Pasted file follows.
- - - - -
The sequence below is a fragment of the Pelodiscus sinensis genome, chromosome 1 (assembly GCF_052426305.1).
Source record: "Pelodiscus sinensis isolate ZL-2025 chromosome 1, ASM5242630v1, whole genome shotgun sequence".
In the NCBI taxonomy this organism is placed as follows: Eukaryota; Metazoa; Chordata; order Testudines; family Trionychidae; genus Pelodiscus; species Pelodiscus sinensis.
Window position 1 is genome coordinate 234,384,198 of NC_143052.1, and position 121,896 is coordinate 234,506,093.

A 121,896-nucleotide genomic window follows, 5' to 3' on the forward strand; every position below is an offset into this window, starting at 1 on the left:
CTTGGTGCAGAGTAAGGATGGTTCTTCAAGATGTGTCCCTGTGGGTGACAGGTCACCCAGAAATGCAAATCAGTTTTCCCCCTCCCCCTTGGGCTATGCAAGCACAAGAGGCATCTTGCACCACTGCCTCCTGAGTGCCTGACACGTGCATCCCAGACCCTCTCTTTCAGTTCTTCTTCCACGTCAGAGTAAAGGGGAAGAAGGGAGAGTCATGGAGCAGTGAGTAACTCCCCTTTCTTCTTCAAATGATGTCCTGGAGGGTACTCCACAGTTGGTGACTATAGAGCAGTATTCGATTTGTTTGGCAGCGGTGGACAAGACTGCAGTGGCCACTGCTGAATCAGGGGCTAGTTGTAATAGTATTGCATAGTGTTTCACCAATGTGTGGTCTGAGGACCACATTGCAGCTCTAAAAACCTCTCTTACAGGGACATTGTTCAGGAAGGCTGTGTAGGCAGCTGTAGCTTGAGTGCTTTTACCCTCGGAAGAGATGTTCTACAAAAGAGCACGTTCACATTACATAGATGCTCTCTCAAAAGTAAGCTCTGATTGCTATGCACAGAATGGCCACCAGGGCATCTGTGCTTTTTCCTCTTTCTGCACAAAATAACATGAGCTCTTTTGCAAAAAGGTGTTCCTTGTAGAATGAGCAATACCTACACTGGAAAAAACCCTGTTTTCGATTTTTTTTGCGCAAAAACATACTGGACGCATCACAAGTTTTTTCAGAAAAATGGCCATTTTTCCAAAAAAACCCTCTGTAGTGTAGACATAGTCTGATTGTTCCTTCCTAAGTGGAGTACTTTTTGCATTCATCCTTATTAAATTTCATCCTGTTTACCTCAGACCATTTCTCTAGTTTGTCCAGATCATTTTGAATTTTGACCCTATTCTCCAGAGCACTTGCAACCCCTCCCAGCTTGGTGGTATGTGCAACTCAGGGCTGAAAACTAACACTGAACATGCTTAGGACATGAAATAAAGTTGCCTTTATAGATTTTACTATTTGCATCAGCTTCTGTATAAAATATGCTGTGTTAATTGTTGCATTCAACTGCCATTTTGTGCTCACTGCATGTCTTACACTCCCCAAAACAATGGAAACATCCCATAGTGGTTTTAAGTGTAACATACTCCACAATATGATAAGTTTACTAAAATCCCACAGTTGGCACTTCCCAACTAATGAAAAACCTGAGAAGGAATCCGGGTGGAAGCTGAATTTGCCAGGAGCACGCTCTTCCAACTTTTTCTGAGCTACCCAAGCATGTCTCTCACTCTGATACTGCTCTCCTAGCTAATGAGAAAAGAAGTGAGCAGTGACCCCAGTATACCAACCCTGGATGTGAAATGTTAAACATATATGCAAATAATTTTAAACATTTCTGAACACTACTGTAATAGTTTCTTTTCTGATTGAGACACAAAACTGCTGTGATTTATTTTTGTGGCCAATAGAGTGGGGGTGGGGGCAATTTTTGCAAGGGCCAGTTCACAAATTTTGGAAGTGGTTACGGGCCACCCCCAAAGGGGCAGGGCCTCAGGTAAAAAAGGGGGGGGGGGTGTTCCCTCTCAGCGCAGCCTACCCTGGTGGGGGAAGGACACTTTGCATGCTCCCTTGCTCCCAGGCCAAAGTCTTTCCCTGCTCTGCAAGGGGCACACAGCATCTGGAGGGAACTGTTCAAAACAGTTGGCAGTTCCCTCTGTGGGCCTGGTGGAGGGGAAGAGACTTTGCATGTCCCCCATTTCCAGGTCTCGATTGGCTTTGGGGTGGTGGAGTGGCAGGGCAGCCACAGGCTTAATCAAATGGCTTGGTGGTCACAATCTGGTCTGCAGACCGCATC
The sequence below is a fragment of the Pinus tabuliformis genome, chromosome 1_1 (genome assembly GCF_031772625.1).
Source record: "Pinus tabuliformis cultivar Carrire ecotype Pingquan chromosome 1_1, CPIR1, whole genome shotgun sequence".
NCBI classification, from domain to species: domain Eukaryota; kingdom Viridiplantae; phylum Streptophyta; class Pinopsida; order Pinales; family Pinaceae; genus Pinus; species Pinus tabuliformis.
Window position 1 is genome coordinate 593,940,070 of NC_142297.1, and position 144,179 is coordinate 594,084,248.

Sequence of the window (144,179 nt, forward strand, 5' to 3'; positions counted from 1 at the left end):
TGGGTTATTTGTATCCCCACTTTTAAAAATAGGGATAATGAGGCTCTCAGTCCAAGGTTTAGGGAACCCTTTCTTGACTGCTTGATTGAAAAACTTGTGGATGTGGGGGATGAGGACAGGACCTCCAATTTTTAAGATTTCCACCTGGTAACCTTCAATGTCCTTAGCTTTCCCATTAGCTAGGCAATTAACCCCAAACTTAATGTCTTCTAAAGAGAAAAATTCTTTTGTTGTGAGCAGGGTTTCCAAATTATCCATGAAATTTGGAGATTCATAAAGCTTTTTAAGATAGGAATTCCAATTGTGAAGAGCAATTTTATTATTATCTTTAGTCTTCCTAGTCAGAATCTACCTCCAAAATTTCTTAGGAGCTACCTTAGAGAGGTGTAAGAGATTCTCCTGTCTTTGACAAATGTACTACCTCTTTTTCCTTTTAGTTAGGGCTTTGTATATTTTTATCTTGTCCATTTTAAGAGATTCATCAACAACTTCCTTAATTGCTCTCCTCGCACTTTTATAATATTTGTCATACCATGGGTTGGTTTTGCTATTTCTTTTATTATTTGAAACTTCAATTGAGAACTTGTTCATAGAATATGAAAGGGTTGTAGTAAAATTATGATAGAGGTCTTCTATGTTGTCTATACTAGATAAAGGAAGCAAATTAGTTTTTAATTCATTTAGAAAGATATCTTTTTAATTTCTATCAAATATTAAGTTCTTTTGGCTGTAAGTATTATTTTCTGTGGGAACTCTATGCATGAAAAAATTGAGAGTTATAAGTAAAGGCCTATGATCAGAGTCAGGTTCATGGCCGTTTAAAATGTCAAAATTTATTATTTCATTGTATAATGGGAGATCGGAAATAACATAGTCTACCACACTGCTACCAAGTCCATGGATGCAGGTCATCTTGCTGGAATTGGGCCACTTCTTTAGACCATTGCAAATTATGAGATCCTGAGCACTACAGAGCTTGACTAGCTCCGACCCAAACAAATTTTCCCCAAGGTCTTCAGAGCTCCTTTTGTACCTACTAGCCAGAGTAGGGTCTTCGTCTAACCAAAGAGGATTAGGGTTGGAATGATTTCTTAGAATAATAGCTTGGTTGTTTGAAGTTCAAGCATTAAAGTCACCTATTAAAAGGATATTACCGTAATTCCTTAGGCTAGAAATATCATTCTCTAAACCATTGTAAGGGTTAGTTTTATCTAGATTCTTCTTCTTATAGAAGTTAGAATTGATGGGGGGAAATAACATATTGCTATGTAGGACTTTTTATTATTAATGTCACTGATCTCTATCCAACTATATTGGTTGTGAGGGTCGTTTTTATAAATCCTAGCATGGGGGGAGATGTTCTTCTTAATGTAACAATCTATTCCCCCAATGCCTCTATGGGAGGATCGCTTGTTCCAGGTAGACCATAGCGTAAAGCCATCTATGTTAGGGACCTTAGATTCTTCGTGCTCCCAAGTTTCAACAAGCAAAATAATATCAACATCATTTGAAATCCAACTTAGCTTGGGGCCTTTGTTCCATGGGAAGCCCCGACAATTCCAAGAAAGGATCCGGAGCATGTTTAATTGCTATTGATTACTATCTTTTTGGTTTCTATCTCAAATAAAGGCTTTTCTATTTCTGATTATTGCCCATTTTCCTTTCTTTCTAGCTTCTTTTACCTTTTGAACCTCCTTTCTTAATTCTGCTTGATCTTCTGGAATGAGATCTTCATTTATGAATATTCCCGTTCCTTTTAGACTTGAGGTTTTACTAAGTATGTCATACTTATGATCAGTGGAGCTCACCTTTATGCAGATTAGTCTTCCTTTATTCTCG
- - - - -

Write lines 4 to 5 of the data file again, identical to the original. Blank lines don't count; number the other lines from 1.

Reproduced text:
Window position 1 is genome coordinate 234,384,198 of NC_143052.1, and position 121,896 is coordinate 234,506,093.

A 121,896-nucleotide genomic window follows, 5' to 3' on the forward strand; every position below is an offset into this window, starting at 1 on the left: